The Jakarta Post
Zack de la Rocha, singer of US rock band Rage Against he Machine performs on stage during the music festival 'Rock im Park' in Germany June 3, 2010. Rage Against the Machine has sent a cease and desist letter to British far-right politician Nigel Farage, ordering him to rename his 'Nigel Farage Against the Machine' podcast. (DPA/AFP/Daniel Karmann)
American metal band Rage Against the Machine has sent a cease and desist letter to British far-right politician Nigel Farage, ordering him to rename his “Nigel Farage Against the Machine” podcast.
Rage Against the Machine, known for its radical politics and incendiary anti-establishment lyrics, accused Farage of “unlawfully exploiting” the band’s name and logo without its prior knowledge or consent.
“As you should know, RATM has publicly denounced the type of right-wing ideology you espouse for decades,” the cease and desist letter reads as quoted by Pitchfork magazine. “Your anti-immigrant rhetoric, lack of social compassion and barely disguised racism and xenophobia are the antithesis of what RATM stands for.”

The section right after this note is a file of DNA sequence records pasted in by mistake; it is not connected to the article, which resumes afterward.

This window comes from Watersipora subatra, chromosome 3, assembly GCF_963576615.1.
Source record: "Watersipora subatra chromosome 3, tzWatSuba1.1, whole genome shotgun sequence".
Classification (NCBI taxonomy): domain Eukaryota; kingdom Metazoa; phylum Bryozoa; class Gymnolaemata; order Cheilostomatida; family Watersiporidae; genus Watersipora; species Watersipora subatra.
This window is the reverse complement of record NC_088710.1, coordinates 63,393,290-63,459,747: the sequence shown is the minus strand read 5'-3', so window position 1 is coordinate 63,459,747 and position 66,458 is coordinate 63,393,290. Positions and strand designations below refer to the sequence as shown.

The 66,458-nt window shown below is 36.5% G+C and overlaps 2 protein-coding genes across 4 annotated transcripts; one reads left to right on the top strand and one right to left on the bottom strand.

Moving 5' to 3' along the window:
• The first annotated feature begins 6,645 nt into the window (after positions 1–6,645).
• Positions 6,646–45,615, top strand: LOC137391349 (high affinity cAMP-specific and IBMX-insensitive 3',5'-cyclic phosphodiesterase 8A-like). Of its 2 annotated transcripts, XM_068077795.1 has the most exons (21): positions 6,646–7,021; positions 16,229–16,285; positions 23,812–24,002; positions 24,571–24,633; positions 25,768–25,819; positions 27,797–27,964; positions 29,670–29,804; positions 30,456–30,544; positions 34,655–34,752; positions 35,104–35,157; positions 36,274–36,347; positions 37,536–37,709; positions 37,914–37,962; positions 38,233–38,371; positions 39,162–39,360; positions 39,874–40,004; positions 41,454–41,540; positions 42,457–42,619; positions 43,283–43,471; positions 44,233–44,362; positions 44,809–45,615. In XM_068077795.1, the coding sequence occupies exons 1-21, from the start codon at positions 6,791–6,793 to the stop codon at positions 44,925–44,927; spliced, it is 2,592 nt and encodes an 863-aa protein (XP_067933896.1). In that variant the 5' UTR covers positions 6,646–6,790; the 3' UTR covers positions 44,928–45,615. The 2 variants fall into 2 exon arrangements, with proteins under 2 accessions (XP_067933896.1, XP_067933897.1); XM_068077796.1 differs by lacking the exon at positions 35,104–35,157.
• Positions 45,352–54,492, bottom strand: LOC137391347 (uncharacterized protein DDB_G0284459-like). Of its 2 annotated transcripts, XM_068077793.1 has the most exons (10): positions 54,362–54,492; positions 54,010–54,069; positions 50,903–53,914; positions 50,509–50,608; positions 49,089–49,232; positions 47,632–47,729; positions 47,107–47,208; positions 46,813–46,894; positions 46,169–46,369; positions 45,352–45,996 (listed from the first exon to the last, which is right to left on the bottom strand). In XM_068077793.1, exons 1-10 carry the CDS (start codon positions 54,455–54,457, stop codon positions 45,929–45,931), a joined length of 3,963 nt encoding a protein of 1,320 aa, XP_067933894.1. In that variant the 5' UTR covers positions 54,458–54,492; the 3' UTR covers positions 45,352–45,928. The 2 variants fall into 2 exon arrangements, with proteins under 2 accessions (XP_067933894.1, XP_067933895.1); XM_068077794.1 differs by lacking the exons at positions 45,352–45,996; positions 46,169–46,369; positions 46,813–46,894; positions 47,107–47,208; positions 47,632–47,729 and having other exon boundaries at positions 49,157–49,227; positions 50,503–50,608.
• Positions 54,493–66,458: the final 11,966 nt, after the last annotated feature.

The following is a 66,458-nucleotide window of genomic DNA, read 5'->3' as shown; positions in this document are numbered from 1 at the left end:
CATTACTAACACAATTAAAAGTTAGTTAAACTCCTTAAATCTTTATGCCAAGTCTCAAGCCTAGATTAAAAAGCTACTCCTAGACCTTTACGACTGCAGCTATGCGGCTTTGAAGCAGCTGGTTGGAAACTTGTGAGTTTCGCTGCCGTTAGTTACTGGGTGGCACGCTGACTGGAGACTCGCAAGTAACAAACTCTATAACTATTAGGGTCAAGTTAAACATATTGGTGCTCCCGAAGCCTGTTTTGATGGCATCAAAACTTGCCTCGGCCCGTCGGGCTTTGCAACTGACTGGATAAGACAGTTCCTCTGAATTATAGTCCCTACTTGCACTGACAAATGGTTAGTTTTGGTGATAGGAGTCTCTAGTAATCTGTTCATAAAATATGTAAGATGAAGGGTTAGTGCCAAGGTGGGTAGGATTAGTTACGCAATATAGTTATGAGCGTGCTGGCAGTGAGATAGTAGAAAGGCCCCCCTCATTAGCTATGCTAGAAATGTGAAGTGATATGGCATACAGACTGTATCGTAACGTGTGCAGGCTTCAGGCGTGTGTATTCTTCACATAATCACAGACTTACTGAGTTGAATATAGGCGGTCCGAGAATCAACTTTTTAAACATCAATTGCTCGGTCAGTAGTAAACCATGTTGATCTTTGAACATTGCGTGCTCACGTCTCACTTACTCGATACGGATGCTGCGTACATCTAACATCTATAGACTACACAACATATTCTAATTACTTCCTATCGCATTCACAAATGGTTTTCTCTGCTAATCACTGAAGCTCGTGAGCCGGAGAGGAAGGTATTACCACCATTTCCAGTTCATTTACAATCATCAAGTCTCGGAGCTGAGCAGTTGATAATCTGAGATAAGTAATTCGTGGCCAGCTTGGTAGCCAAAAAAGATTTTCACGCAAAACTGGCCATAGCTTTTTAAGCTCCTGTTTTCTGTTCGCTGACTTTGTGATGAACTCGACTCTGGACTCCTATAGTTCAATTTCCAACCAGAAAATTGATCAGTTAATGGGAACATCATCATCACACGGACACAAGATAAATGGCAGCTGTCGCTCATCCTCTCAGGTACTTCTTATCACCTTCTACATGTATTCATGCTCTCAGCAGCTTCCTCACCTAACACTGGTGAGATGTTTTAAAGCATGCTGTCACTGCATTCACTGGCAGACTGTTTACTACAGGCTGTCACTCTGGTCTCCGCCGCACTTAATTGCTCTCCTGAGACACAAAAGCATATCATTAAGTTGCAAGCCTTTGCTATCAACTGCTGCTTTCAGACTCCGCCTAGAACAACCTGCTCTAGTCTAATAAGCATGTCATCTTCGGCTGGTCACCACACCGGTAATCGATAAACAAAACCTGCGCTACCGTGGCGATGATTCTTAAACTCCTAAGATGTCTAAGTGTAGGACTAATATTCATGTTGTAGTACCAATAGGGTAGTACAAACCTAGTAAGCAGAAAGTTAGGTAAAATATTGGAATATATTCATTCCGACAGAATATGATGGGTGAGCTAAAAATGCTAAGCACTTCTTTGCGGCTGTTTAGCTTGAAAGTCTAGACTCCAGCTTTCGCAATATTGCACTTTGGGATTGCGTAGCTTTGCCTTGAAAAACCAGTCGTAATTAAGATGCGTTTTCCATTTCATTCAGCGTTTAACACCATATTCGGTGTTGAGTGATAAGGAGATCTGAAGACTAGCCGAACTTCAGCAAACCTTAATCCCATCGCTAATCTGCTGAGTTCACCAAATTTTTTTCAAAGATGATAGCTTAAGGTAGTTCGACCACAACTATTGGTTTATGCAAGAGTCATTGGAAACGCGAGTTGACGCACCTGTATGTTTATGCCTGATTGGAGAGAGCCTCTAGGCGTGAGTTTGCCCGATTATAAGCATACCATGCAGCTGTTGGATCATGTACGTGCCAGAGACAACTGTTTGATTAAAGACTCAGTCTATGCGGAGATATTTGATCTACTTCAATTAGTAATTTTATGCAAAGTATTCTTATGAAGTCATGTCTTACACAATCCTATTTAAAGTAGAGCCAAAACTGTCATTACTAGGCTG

Farage is the leading campaigner for a British exit from the European Union, or Brexit, and his nationalist rhetoric has won him praise from United States President Donald Trump, who invited Farage to Trump Tower only days after his election victory in November 2016.
This is not the first time the American band has raged against a politician who professed to liking its music.
In 2012, guitarist Tom Morello, who graduated with a degree in political science from Harvard, lashed out against US House Speaker Paul Ryan, a conservative politician from Wisconsin, who claimed to like Rage Against the Machine’s music.
"Paul Ryan is the embodiment of the machine our music rages against," Morello said at the time.
Rage Against the Machine's second album Battle of Los Angeles, which went on to inspire the anti-WTO protest in Seattle in 1999, was considered one of metal's best records.